Early sessions with Helen were quite focused on her body, probably due to the issue that brought her to the clinic, although I encouraged her also to speak of other aspects of her life in order to gain a full sense of her life and her worldview (Adams, 2001). As with all clients who come wanting to 'fix' something that is preventing them from having a certain kind of sex (generally penile-vaginal intercourse) I began by exploring what it meant to Helen to not be able to do this, and what it would mean if she was able to:
M: So can you say a bit more about why you want this to change?
H: Well it feels bad to have to stop Simon from ... you know, when we're in bed and it nearly always hurts too much to carry on.
M: Can you tell me a bit more what it's like when that happens?
H: Well I'm not that comfortable anyway usually. I have to try to keep covered up and I don't want Simon to see me in certain positions.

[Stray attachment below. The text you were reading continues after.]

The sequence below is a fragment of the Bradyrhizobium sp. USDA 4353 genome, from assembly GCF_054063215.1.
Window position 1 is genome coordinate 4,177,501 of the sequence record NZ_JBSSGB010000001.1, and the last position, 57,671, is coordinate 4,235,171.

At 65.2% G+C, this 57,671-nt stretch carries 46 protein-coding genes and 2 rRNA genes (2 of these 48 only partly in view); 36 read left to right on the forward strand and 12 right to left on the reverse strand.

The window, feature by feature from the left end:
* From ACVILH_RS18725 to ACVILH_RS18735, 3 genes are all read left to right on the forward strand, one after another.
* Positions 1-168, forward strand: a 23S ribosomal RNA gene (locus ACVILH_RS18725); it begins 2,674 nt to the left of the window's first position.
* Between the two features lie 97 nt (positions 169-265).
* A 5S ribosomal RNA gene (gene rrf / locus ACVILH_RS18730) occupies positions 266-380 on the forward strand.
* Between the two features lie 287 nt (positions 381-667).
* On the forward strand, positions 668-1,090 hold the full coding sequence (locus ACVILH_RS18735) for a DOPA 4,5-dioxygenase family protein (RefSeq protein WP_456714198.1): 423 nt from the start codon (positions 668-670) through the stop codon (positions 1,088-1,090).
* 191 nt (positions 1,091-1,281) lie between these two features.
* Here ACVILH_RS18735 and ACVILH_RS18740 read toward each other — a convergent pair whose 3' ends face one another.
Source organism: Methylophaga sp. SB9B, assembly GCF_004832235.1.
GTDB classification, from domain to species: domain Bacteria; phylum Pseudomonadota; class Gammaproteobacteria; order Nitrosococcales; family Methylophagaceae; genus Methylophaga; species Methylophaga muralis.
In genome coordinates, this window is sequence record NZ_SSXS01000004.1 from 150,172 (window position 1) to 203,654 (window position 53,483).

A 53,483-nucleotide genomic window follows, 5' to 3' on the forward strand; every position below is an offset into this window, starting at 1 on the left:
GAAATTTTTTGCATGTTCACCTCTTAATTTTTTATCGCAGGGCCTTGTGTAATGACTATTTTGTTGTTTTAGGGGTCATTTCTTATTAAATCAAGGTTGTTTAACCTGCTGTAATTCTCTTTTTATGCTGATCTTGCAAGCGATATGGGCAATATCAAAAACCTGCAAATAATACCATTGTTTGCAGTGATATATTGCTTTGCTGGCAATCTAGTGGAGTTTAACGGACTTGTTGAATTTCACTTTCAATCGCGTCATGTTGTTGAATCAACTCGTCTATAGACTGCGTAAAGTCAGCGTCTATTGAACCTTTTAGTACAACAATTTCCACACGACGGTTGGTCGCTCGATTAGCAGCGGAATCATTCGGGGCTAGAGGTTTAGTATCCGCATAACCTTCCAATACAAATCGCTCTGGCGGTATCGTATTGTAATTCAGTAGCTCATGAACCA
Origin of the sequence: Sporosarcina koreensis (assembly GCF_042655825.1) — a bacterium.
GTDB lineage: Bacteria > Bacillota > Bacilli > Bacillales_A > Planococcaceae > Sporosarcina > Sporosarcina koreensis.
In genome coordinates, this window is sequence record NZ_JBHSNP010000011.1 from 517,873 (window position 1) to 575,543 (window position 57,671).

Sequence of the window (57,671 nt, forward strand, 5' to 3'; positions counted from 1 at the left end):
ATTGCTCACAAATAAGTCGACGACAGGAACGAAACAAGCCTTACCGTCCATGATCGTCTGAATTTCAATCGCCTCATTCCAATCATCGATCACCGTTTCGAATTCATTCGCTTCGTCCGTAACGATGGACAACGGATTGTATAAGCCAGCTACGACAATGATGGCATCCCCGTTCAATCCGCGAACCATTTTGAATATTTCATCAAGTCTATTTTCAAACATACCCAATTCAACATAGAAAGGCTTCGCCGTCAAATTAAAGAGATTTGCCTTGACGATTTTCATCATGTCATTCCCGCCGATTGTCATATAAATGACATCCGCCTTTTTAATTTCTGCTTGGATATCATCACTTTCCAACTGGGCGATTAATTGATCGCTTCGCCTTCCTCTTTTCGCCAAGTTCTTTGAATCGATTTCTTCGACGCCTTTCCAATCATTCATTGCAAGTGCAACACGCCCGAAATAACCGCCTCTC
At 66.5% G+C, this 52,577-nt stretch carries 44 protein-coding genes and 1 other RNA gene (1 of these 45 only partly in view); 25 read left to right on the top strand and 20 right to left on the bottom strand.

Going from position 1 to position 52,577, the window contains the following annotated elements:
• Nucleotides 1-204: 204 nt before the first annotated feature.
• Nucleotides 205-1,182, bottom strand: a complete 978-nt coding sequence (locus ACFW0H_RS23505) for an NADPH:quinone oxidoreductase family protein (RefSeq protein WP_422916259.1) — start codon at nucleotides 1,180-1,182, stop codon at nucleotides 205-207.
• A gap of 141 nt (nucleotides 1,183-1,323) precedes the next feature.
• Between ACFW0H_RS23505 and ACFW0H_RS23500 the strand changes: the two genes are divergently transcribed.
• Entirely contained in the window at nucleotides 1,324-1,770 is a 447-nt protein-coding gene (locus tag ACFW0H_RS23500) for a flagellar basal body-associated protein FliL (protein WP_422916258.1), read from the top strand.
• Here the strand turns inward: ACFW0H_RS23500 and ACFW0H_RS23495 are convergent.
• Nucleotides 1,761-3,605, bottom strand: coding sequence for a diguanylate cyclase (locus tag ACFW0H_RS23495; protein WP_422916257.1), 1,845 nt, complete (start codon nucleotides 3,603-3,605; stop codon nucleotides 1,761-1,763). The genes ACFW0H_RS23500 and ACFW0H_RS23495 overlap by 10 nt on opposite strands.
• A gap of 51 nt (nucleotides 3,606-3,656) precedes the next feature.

H: Like if I'm on my back and my chest looks really flat. Or I don't want him touching my muffin tops.
M: So you're generally not feeling too comfortable?
H Right. So I guess a part of me wants to have sex quite quickly because of that. But then when he tries it's painful.
M: And what's it like when that happens.
H He always stops. He says he's really happy to do other things. You know ... but it can't be really what he wants.
It was clear that, for Helen, being attractive to Simon and being able to be penetrated by him during sex were strongly linked to her fears of losing her relationship with him.
Being-for-others in heterosexual relationships